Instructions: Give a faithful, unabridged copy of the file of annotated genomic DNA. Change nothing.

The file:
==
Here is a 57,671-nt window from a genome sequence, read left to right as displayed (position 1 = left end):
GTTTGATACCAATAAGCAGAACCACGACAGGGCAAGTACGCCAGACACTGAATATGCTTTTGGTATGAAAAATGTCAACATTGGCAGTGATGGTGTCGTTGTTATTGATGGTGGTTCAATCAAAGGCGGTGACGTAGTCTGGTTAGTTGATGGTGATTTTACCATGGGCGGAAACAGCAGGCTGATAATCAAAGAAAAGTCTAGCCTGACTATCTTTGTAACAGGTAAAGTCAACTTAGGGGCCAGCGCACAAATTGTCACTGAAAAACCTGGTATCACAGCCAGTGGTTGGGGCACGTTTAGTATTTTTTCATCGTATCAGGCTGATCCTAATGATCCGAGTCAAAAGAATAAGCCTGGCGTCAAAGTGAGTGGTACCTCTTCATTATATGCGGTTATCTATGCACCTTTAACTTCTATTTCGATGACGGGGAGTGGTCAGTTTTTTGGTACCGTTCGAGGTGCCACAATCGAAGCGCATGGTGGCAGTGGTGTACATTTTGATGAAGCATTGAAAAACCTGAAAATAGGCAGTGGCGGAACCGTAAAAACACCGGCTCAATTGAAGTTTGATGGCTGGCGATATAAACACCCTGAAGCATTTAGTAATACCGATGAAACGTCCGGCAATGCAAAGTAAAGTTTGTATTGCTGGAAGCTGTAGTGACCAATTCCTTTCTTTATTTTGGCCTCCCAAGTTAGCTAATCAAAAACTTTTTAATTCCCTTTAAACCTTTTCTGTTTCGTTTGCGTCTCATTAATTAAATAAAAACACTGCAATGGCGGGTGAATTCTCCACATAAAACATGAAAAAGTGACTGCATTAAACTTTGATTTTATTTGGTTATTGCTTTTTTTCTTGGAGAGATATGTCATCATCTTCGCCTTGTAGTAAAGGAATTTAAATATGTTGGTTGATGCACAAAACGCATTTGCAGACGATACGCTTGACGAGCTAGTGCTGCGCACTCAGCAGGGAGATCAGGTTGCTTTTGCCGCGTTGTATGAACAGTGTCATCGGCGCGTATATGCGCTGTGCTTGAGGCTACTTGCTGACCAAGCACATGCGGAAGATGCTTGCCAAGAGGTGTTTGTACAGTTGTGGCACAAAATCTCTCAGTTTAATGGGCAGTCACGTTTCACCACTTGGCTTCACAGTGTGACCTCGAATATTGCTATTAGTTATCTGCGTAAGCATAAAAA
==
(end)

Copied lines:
Here is a 57,671-nt window from a genome sequence, read left to right as displayed (position 1 = left end):
GTTTGATACCAATAAGCAGAACCACGACAGGGCAAGTACGCCAGACACTGAATATGCTTTTGGTATGAAAAATGTCAACATTGGCAGTGATGGTGTCGTTGTTATTGATGGTGGTTCAATCAAAGGCGGTGACGTAGTCTGGTTAGTTGATGGTGATTTTACCATGGGCGGAAACAGCAGGCTGATAATCAAAGAAAAGTCTAGCCTGACTATCTTTGTAACAGGTAAAGTCAACTTAGGGGCCAGCGCACAAATTGTCACTGAAAAACCTGGTATCACAGCCAGTGGTTGGGGCACGTTTAGTATTTTTTCATCGTATCAGGCTGATCCTAATGATCCGAGTCAAAAGAATAAGCCTGGCGTCAAAGTGAGTGGTACCTCTTCATTATATGCGGTTATCTATGCACCTTTAACTTCTATTTCGATGACGGGGAGTGGTCAGTTTTTTGGTACCGTTCGAGGTGCCACAATCGAAGCGCATGGTGGCAGTGGTGTACATTTTGATGAAGCATTGAAAAACCTGAAAATAGGCAGTGGCGGAACCGTAAAAACACCGGCTCAATTGAAGTTTGATGGCTGGCGATATAAACACCCTGAAGCATTTAGTAATACCGATGAAACGTCCGGCAATGCAAAGTAAAGTTTGTATTGCTGGAAGCTGTAGTGACCAATTCCTTTCTTTATTTTGGCCTCCCAAGTTAGCTAATCAAAAACTTTTTAATTCCCTTTAAACCTTTTCTGTTTCGTTTGCGTCTCATTAATTAAATAAAAACACTGCAATGGCGGGTGAATTCTCCACATAAAACATGAAAAAGTGACTGCATTAAACTTTGATTTTATTTGGTTATTGCTTTTTTTCTTGGAGAGATATGTCATCATCTTCGCCTTGTAGTAAAGGAATTTAAATATGTTGGTTGATGCACAAAACGCATTTGCAGACGATACGCTTGACGAGCTAGTGCTGCGCACTCAGCAGGGAGATCAGGTTGCTTTTGCCGCGTTGTATGAACAGTGTCATCGGCGCGTATATGCGCTGTGCTTGAGGCTACTTGCTGACCAAGCACATGCGGAAGATGCTTGCCAAGAGGTGTTTGTACAGTTGTGGCACAAAATCTCTCAGTTTAATGGGCAGTCACGTTTCACCACTTGGCTTCACAGTGTGACCTCGAATATTGCTATTAGTTATCTGCGTAAGCATAAAAA